There haven't been many, if any, signs of ageing in Mad Men's cast since the show began. Do you really want to add crowfeet to Jon Hamm's visage, or give Christina Hendricks flecks of grey? So that perhaps made it all the more shocking to see glamorous Betty (January Jones) for the first time this year, nine months after we last saw her, because she's borrowed Elisabeth Moss' jaw-flab from season 1. Yes, bombshell Betty's now chubby and "middle-aged" according to her blunt doctor ('60s-speak for a parent over-30), which echoes how ex-husband Don (Hamm) was described in the premiere, and it's all downhill from here. Nobody knows what the future may bring, and "Tea Leaves" made that abundantly clear with Betty learning she has a potentially cancerous lump growing on her thyroid…
Mad Men has yet to tackle the death of a regular character, especially one integral to the show (although that's debatable in Betty's case post-divorce), and while "Tea Leaves" didn't go through with this threat (the distressing growth was revealed as benign) it was still interesting to consider the possibility and Betty's reaction to it. She rang Don and wanted his reassurance, in lieu of her own husband's support; and she ultimately looked equally as upset about the good news she's "just fat" by the end.
But is there a chance Betty's not out of the woods yet? I wouldn't be surprised if a second malignant tumour appears later, or some other sickness claims Betty's life and puts Sally (Kiernan Shipka) and Bobby (Mason Vale Cotton) permanently in Don's life… likely as a wedge between him and new spouse Megan (Jessica Paré). But for now Betty's healthy, if not happy, because her weight gain's knocked what little confidence she has—meaning she makes excuses when asked by Henry to join him at social events, and won't even let him see her naked when stepping out of the bathtub.
The reaction of Megan to Betty's possible cancer was also intriguing; at the outset she was reasonable and understanding with Don, but once the tumour was downgraded to benign she made a cynical crack about Betty just needing an excuse to call her ex. Jealous? I reckon we'll be seeing more of Megan's true colours this season, as she gets overconfident about her untouchable position as the new Mrs Draper. I wonder if Betty rise in Don's estimations as Megan plummets. It's always hard to see exactly what the writers have planned for Betty, I find, because lesser shows would probably have abandoned that character by now. Mind you, given Jones' capable but limited talents (which perhaps dictated many of Betty's personality traits over the years), maybe Matthew Weiner's laying the ground to just let her go.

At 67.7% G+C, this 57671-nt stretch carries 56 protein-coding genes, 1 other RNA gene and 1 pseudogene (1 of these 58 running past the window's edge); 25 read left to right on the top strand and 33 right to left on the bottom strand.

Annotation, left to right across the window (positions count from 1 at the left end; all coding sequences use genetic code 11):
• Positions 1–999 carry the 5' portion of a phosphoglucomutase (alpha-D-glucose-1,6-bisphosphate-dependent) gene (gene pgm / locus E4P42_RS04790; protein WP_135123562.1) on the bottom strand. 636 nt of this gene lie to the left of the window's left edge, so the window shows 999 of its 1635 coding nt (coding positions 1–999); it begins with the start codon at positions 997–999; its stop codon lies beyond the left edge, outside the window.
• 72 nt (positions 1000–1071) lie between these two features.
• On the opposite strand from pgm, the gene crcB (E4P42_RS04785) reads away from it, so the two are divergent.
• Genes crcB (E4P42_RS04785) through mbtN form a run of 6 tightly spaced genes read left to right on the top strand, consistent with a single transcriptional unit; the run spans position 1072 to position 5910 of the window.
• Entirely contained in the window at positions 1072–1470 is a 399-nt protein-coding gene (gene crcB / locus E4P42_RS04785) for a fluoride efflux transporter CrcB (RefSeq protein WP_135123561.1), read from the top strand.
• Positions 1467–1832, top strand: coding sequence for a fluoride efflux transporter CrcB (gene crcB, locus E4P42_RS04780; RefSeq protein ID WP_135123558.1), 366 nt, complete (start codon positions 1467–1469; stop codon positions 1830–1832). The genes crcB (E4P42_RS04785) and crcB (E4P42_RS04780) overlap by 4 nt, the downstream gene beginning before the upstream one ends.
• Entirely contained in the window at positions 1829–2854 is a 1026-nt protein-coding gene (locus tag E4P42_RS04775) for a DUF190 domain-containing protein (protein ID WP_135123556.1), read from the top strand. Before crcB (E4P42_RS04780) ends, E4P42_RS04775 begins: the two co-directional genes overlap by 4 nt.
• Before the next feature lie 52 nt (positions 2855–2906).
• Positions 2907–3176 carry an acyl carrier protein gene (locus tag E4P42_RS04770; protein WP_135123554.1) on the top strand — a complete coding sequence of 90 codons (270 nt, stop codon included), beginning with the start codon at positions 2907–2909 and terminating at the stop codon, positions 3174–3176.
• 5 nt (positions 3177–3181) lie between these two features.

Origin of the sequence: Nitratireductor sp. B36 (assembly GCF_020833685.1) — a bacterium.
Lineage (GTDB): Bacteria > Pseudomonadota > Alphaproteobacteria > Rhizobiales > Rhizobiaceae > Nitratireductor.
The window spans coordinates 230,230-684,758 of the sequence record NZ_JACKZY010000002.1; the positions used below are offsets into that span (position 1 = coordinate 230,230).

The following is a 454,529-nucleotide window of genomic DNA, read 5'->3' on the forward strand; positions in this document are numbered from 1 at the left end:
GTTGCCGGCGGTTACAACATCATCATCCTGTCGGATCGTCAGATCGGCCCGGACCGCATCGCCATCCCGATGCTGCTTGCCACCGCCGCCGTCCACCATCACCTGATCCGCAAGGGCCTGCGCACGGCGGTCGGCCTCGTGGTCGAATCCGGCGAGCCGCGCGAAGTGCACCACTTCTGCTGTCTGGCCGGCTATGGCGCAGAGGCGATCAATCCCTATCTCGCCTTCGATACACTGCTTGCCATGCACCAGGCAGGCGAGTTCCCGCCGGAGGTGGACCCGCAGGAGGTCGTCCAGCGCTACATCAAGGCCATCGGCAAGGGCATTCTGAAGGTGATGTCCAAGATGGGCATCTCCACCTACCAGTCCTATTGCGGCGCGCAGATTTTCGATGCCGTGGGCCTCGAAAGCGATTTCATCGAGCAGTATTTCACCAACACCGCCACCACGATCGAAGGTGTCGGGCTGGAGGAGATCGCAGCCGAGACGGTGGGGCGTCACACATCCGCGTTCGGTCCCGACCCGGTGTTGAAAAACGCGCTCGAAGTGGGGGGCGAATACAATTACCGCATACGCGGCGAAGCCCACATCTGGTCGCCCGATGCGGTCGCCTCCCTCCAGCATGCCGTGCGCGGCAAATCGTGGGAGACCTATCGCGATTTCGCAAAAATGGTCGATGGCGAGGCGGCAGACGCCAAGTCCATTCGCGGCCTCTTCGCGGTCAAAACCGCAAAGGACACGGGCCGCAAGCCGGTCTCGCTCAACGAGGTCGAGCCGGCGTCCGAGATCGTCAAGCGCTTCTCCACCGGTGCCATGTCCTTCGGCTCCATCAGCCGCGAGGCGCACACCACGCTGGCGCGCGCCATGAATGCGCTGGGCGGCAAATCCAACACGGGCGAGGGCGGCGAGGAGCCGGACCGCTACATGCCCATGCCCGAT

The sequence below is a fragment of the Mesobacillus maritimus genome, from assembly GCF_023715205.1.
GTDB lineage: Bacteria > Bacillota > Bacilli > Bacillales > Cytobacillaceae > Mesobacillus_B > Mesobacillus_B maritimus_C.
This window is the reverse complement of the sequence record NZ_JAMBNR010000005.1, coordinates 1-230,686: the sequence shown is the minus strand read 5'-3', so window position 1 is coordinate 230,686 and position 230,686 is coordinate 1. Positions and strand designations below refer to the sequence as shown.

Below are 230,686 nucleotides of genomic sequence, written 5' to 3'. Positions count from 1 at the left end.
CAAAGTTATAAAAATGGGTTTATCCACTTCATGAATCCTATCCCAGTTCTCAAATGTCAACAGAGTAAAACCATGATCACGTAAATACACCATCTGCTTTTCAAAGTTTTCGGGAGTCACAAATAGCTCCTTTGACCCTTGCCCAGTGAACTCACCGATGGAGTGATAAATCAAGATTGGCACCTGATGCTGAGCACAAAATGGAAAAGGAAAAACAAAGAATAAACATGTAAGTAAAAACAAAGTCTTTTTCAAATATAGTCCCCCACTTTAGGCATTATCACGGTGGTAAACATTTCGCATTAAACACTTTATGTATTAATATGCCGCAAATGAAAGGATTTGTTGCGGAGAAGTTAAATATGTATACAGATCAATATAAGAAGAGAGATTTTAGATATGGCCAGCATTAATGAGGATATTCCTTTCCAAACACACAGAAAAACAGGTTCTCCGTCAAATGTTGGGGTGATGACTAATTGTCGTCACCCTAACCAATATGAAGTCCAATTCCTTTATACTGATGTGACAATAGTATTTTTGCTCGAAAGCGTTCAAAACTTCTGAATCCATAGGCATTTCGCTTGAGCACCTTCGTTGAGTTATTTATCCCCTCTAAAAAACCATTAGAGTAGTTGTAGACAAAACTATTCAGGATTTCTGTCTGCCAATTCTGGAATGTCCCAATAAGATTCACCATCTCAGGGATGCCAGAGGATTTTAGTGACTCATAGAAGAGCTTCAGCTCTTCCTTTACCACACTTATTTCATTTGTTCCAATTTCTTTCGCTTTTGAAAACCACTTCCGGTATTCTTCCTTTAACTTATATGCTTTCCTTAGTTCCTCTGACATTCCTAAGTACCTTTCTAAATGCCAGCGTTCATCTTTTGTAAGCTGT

"Tea Leaves" wasn't the most action-packed of episodes, even by Mad Men's low-key standards, meaning the supporting subplots weren't especially memorable. First, Don and Harry (Harry Somner) went backstage at a Rolling Stones concert to try and sign the British band for a Heinz commercial, to appease the important client who thinks it's a brilliant idea. It was mostly interesting to note Don's unexpectedly parental vibe when chatting to a teenage groupie, with the inference being that his womanising may now be a thing of the past. Would he have bedded a teenager before now? I'm not so sure. Has Don changed from womaniser to clean-cut husband and father? We'll see. Change appears to be this season's big theme, though. The '60s are reaching a conclusion and the era's famous societal shakeups are going to hit a crescendo soon. How many of our characters will still be relevant when the tremors subside? Roger's (John Slattery) certainly warier of the up-and-coming Pete (Vincent Karthesier) now, especially after Pete publicly downplayed Roger's part in securing the return of Mohawk airlines to SCDP's account. This young, talented prick Roger hired now shows zero respect for the elder who took a chance on him, and is perhaps therefore an example of this generation taking over from the post-war age group.
Peggy (Moss) interviewed a new copywriter called Michael Ginsberg (Ben Feldman), only to run into a form of sexism in Michael's attitude about having to impress a woman for a job position ahead of Don's final decision. It seems that Michael's a new character for the show this season, and he definitely made an impression (concealing his true personality to impress Don, much to Peggy's chagrin, and coming home to a devoutly Jewish father). There was a clear parallel between Roger and Peggy in this episode, as it's inferred that both have made the mistake of getting their own future replacement a job.
"When is everything going to get back to normal?" ponders Roger to Don, after his workplace snubbing. My guess is that's wishful thinking now. You can't turn back the clock.
written by Erin Levy & Matthew Weiner / directed by Jon Hamm / 3 April 2012 / Sky Atlantic